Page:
College students challenges living off campus

Taylor Ford

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Ryan Stewart faced an unexpected challenge when he came face to face with the decision of moving off campus.

Many students from both Loyola and Tulane University often face the problem of finding suitable off campus housing in the Uptown area.

Ryan Stewart, biology pre-med junior, said he overcame these challenges when looking for a place to live off campus.

“It was challenging at first especially with the school being in such a nice part of the city,” Stewart, biology pre-med junior said. “Of course you can’t afford a whole lease by yourself, so it takes a lot of balance between what you want and what your friends or roommates want and just finding the ideal place that is something you guys can afford.”

Incoming freshman are required by residential life to live on campus in the dorms until they complete two years of living on campus. Students who live with a parent or legal guardian in the New Orleans metropolitan area are exceptions to the rule of living on campus.

According to Courtney Williams, Associate Director of Student Involvement at Loyola University New Orleans there are approximately 1,371 commuter students at Loyola University.

With living in such a developed part of the city and thereby paying higher rates, this can add new responsibilities onto a college student’s plate.

Mike Duckworth, music industry junior, said that living off-campus forces students to adapt and become responsible.

“I didn’t have rent money for the second month when I actually moved into this house so yeah it was a struggle. I had to go find a job so I guess it made me be more productive,” Duckworth said.

Tulane and Loyola University are located in the heart of Uptown New Orleans, La. just along St. Charles Avenue, which can be characterized as being a very affluent part of the city.

Some students such as Alfred Jackson, economics junior, believe that living in the heart of Uptown plays a part in the type of rent they are forced to pay in order to stay in close proximity to campus.

“Yeah I definitely think it plays a part. Thankfully I have parents that are pretty supportive. I couldn’t imagine having to work a job where I would have to bring in at least six or seven hundred dollars a month,” said Jackson.

However, even outside of their standard monthly rent, there are often other factors that play into living off campus that can cause students a serious financial strain.

Stanford Norwood, a New Orleans landlord, said the largest thing that affects the amount that college students pay is property taxes and insurance.

“The property taxes in the area has more than quadrupled in the past few years. Insurance for flood insurance and homeowners’ insurance has more than tripled as well,” Norwood said. “So if there is a property where a person does not have a mortgage on the property, it is virtually impossible to rent it really cheap because of the amount of money that insurance and taxes actually cost.”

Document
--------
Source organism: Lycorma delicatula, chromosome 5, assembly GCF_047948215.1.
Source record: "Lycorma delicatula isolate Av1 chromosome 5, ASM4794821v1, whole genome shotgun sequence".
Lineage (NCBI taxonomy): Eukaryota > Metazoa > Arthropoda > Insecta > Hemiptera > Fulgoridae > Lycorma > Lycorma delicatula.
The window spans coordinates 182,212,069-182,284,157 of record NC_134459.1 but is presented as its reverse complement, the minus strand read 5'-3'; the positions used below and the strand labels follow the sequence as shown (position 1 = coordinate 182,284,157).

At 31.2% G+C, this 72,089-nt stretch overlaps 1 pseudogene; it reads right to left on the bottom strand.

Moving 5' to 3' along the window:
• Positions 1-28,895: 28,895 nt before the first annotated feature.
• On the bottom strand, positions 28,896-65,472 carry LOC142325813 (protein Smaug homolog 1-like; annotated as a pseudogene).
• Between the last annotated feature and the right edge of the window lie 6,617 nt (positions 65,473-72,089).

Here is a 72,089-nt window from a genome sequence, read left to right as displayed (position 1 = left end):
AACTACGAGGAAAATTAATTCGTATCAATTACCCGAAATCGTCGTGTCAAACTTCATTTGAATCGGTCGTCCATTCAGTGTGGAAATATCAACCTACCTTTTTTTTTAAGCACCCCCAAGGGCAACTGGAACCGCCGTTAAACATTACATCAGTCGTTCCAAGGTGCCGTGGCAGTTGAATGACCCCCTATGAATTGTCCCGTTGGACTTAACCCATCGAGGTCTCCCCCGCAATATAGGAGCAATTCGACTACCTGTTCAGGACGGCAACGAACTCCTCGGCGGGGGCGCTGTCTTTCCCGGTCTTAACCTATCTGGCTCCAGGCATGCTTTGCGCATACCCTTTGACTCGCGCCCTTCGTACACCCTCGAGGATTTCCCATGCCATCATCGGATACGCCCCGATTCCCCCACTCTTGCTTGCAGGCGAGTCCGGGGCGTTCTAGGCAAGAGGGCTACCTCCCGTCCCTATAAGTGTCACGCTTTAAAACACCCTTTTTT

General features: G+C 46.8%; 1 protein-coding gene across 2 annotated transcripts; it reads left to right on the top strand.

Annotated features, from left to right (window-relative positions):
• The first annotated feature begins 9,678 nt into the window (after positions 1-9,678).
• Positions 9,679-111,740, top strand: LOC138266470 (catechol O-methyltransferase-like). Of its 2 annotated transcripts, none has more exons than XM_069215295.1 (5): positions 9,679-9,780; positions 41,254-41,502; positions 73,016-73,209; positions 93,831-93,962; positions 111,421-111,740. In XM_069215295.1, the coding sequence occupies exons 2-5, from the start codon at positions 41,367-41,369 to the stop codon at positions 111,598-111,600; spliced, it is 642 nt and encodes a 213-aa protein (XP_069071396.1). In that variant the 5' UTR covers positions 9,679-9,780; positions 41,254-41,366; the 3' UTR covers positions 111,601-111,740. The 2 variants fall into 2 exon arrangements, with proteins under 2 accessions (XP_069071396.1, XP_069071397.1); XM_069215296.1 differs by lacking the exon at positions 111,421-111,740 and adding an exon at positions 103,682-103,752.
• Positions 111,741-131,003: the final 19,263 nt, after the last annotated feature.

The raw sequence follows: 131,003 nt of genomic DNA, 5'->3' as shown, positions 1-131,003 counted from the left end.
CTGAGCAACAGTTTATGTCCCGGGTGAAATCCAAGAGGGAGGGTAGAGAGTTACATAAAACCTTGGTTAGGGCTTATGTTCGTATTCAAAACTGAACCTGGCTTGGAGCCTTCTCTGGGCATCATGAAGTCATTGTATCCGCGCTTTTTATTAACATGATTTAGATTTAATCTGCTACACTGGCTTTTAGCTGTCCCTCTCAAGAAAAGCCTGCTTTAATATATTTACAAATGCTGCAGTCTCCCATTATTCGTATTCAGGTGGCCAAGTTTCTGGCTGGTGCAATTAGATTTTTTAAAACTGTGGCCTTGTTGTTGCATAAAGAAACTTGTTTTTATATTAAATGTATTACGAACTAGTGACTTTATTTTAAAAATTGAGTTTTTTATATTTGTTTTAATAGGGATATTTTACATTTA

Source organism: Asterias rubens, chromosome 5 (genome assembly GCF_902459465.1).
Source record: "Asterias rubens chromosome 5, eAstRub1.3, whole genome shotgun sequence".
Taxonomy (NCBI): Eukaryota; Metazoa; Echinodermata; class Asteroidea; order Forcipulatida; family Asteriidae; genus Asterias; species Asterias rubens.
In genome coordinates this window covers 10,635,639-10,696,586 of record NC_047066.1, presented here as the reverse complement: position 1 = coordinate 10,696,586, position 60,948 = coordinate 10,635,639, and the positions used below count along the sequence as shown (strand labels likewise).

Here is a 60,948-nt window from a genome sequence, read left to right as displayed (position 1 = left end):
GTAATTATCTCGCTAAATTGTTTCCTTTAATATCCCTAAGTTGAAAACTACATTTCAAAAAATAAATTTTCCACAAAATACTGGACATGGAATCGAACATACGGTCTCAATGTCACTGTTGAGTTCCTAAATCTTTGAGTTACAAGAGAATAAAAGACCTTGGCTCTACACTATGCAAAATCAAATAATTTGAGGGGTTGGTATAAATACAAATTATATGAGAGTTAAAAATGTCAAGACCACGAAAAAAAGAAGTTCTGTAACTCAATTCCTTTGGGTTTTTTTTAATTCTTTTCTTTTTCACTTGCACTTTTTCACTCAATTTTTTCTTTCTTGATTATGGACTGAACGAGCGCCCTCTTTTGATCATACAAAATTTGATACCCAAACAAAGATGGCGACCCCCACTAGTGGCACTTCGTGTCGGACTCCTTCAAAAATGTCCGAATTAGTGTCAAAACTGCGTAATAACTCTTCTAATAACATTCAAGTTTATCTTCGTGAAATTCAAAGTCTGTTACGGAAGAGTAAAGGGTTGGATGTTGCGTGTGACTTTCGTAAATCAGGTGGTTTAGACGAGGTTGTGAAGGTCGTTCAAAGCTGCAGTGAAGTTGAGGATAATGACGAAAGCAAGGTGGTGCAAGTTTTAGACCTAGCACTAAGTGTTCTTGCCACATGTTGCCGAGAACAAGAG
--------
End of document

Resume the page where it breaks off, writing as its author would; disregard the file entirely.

With most colleges being for profit businesses and in favor of college students staying on campus for monetary purposes; colleges can build a stigma among commuter students for not doing their due diligence with the assistance of helping their students finding housing options outside of the residential dorms

Jackson said the links that Loyola provides to help find off campus housing are sometimes out of date.

“They’re very minuscule when it comes down to actual variety they are showing you and it’s kind of understandable because it’s not like they want you to move off campus,” Jackson said. “They want that bill, they want that payment of you staying there for like $9,000 a year so I completely understand why the school doesn’t.”

“I really don’t think the school helps at all. Luckily I’m in a sorority and I had a lot of older friends when I was a freshman and sophomore so I could go to them to find the best spots to live at that were around something that I could afford,” Ashley Tagliero, graphic design junior, said.

Brett Stewart, finance junior at Tulane University, said that students can become overwhelmed when trying to balance bills and other responsibilities.

“There’s a lot of uncertainty because of your bills. Like your utility bills aren’t always included in your rent price, so I know that some kids just get swamped with bills that they weren’t expecting in addition to their standard rent,” Stewart said.

Even with all the difficulties that come with being a commuter student, both students and school administration official seem to agree however that living off campus can have a positive effect on a student’s college experience and life after graduation.

“Living off campus can be a great experience. Staying off campus allows the opportunity to experience the real world while still in college and provides students the chance to learn how to manage themselves, their finances, and deal with all of the necessities of personal life without a built in safety net,” Williams said.

“It’s really night and day to be honest. It’s nice just having your own space and not having to worry about people all up in your room and whatnot. It’s a lot more responsibility but it’s worth it to me,” Stewart said.

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